BMW boss Oliver Zipse thinks the world isn't ready to go all-electric.
It's well documented that BMW is not in a hurry to get rid of its internal combustion engines. Several manufacturers are putting all their eggs in one basket, but BMW's next generation of Neue Klasse vehicles will include ICE, EV, and hydrogen models.
BMW's boss, Oliver Zipse, reiterated his stance at Innovation Day in Bavaria. According to BMW Blog, Zipse has said several times before that he has had the opportunity to take BMW in an EV-only direction but refuses to do so.
Zipse will apply the EV-only approach to Rolls-Royce and Mini, both of which will go EV early in the next decade.
"We think it's wrong to switch off the combustion engine in Europe. The industry will look different in terms of scale and structure than it does today if it goes to just one technology," said Zipse. He's of the opinion that a hard shutdown will generate distortions nobody will have control over.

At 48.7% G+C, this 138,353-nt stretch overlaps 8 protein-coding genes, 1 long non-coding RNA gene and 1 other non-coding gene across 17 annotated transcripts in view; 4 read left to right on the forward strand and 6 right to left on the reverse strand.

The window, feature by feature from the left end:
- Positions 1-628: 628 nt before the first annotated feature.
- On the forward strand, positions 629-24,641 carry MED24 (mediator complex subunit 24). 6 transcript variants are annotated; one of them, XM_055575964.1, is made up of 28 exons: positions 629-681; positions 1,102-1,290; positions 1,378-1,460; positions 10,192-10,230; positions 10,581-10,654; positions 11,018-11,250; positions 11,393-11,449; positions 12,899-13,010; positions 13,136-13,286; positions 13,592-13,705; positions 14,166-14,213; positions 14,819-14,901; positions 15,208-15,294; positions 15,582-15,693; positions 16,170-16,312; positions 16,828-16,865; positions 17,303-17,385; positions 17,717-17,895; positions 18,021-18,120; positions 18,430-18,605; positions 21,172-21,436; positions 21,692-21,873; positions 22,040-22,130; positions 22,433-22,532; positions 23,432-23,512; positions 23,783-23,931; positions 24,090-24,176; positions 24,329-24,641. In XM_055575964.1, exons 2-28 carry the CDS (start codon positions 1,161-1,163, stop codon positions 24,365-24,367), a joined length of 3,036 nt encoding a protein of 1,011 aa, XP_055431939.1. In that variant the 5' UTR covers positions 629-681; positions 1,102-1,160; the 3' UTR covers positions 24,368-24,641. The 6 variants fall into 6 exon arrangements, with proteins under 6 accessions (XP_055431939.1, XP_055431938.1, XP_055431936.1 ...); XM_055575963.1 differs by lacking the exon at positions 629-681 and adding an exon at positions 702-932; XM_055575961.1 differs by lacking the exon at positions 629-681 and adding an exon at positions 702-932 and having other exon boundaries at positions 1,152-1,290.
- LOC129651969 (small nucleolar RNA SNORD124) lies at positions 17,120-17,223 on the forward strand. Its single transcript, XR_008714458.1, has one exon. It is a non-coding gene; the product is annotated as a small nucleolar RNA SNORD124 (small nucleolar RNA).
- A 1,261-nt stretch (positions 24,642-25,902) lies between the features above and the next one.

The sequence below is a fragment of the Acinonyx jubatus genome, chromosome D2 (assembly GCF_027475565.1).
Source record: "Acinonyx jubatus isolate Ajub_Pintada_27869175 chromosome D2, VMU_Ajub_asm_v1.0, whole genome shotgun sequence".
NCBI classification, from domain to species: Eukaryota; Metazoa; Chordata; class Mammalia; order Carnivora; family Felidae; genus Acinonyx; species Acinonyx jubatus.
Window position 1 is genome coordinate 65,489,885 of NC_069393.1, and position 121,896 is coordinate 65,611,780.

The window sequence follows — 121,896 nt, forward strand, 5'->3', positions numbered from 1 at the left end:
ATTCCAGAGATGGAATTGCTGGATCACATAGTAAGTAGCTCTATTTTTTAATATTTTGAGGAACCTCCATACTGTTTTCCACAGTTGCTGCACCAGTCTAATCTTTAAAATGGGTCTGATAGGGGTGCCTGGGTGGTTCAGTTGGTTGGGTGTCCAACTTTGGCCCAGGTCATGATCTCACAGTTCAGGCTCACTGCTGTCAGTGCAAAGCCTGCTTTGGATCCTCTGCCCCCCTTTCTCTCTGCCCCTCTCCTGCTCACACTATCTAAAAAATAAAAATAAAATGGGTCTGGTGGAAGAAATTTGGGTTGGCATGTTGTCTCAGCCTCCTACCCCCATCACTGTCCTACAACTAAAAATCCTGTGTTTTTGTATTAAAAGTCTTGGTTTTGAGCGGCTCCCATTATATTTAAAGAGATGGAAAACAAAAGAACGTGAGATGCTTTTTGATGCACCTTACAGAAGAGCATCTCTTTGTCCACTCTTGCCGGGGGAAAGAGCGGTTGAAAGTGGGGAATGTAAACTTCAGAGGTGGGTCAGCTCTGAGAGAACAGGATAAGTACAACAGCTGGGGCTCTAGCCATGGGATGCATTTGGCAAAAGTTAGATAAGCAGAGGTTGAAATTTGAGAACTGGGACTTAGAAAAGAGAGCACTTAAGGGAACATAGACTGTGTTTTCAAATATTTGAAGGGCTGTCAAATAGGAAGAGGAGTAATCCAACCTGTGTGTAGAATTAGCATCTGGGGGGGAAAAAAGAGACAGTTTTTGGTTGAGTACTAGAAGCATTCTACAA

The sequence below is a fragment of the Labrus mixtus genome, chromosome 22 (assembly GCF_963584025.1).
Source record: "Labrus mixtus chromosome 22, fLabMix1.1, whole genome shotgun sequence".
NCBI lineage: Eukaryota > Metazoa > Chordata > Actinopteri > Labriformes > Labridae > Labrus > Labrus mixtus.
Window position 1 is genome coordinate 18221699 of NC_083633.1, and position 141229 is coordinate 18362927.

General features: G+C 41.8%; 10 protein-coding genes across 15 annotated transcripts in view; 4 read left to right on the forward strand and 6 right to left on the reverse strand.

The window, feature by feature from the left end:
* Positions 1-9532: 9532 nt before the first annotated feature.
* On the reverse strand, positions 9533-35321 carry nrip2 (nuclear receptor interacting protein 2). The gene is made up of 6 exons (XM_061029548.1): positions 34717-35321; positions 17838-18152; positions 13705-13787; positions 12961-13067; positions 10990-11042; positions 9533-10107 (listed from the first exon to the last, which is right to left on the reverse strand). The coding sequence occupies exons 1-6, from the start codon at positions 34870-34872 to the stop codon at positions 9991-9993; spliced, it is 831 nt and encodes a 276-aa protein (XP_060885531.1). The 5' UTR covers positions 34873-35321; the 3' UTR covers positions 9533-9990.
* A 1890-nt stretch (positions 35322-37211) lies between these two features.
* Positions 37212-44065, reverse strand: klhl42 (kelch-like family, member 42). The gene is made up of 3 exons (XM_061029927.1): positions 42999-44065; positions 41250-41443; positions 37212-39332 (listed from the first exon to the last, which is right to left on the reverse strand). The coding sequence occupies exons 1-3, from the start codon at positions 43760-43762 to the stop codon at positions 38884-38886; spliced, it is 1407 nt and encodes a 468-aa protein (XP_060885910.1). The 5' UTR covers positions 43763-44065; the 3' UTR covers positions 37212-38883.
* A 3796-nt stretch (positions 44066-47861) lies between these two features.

Zipse also makes a good argument on behalf of hydrogen. It could just be Zipse promoting the upcoming BMW iX5 Hydrogen, which is based on the existing X5, but he makes a good case for fuel cell vehicles. According to Zipse, it will be much quicker to build the necessary hydrogen infrastructure than the infrastructure needed for BEVs.
Zipse explained that it would take roughly two days to convert an existing gas station to a hydrogen fueling station. It makes sense if you think about it. Hydrogen and traditional gas stations have a lot in common, including storage for fuel. Hydrogen needs more secure storage, but it will be easier to convert existing infrastructure rather than start from scratch, which is the case for most EV charging stations.
"That's why we firmly believe in hydrogen. It will come, and it will come at BMW; I am very, very sure of that," said Zipse.
We discovered BMW's patent for hydrogen storage earlier this year, which is extremely impressive. BMW and Toyota partnering together to build hydrogen vehicles appears to be one of the best collaborations ever. Both companies believe that there is still a future for ICE. Still, BMW is working hard on developing battery technology and recently introduced its sixth-generation lithium-ion cell. This cell will cost 50% less and enhance an EV's range by up to 30%.
The iX5 Hydrogen is the first product to stem from this relationship, but it will be built in minimal numbers. BMW likely wants proof that it will work before starting mass production on a large scale in 2025.